American Opinion - On the state of civics education in the U.S.:
Excerpts from recent editorials in newspapers in the United States:
From The Associated Press
On the state of civics education in the U.S.:
"Pathetic." That's what former U.S. Supreme Court Justice Sandra Day O'Connor called the results of the civics part of a test given last year to thousands of fourth, eighth, and 12th-grade students in public and private schools across the country. American Bar Association President Stephen Zack said the results are "a wake-up call we cannot ignore" ...
According to the recently released test results, 77 percent of fourth-graders, 62 percent of eighth-graders, and 64 percent of 12th-graders scored at the "basic" level. They show partial mastery of grade-appropriate knowledge and skills related to civics topics.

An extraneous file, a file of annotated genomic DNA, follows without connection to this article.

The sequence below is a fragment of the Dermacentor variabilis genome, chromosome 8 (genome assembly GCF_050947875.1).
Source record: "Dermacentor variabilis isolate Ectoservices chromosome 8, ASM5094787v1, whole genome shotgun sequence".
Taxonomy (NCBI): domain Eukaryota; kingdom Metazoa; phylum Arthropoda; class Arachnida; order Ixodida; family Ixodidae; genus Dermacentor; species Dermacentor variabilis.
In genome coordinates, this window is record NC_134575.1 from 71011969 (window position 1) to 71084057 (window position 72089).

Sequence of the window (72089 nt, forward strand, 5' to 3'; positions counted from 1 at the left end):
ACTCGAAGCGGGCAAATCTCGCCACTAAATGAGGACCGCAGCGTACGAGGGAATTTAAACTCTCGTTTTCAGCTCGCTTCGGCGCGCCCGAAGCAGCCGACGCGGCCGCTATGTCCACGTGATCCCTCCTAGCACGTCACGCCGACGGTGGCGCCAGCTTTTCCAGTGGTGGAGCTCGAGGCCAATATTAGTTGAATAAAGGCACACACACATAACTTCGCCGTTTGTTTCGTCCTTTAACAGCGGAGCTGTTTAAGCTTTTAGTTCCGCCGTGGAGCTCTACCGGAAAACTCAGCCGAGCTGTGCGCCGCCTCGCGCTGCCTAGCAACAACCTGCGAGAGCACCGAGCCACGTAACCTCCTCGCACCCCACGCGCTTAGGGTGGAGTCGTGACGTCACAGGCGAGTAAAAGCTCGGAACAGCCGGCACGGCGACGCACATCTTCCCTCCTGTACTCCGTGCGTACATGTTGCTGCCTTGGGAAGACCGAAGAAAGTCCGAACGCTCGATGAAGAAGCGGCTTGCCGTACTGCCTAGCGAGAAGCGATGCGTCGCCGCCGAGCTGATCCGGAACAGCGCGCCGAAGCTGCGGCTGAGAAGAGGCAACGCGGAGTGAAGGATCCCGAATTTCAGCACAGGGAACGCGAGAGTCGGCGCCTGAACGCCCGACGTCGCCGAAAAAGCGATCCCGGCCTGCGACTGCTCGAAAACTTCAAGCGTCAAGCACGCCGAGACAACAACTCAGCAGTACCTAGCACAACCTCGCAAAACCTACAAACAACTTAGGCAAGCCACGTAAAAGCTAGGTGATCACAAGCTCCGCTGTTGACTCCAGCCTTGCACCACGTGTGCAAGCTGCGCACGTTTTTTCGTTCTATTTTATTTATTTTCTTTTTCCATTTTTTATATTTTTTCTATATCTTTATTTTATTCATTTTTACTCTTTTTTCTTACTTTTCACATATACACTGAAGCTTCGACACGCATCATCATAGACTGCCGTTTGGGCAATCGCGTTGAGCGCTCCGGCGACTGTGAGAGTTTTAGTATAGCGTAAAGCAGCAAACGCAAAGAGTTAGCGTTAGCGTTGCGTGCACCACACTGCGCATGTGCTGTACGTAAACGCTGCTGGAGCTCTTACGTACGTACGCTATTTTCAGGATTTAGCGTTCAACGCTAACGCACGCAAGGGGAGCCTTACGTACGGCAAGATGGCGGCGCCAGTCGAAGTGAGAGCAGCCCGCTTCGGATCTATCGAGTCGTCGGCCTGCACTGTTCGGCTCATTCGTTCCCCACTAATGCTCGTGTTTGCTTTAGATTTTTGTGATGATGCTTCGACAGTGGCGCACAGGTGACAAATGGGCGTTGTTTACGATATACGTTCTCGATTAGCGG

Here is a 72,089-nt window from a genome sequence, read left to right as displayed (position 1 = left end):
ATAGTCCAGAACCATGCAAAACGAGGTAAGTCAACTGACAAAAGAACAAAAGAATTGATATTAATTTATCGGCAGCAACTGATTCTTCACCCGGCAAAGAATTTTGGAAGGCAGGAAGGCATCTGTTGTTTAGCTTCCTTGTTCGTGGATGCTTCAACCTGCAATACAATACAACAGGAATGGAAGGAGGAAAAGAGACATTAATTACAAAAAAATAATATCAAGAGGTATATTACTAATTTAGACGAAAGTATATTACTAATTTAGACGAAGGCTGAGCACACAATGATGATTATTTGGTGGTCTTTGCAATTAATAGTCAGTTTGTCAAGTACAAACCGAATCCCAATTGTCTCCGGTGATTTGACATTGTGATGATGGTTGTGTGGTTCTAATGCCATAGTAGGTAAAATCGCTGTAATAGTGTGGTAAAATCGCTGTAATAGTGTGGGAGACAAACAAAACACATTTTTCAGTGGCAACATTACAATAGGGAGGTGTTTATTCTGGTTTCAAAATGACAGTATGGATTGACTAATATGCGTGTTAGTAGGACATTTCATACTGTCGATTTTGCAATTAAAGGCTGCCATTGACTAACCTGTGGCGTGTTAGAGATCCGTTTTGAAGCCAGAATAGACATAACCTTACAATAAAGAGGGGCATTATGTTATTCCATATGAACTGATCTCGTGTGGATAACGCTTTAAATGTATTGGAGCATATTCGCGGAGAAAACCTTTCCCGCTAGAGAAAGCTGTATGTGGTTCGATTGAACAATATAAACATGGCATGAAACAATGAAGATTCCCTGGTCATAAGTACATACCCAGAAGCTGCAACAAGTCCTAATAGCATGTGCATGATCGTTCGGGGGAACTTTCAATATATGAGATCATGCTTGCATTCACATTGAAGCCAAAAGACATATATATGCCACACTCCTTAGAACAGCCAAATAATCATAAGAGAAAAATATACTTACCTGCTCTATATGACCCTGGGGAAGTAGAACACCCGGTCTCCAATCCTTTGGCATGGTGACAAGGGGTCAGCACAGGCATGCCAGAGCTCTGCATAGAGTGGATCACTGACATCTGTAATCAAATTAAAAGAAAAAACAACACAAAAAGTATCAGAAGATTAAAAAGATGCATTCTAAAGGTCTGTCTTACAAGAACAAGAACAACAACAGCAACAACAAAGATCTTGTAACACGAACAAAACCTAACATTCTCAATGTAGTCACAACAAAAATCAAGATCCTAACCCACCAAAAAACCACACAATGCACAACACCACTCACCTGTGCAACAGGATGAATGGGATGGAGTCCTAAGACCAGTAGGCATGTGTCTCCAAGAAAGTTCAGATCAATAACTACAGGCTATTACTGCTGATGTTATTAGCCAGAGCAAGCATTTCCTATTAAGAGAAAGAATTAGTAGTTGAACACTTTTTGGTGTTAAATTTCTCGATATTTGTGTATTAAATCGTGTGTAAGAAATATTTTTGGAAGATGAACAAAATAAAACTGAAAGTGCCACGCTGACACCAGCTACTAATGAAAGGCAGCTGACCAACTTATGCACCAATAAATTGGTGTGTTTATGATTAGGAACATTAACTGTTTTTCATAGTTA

Only about a quarter of the students in each grade scored at the "proficient" level. If developing good citizens who have detailed knowledge of the workings of government is a national goal, schools need to do better. ...
It's not clear how students today compare to their parents and grandparents on civics knowledge. Suggesting the test reveals a "crisis" may overstate things.
But if civics knowledge is valuable, civics education must be valued. That means hiring better-trained teachers; making better use of local resources such as bar associations, courts, and politicians, and carving out more time in already busy school days to teach about government. ...
-- The Blade, Toledo, Ohio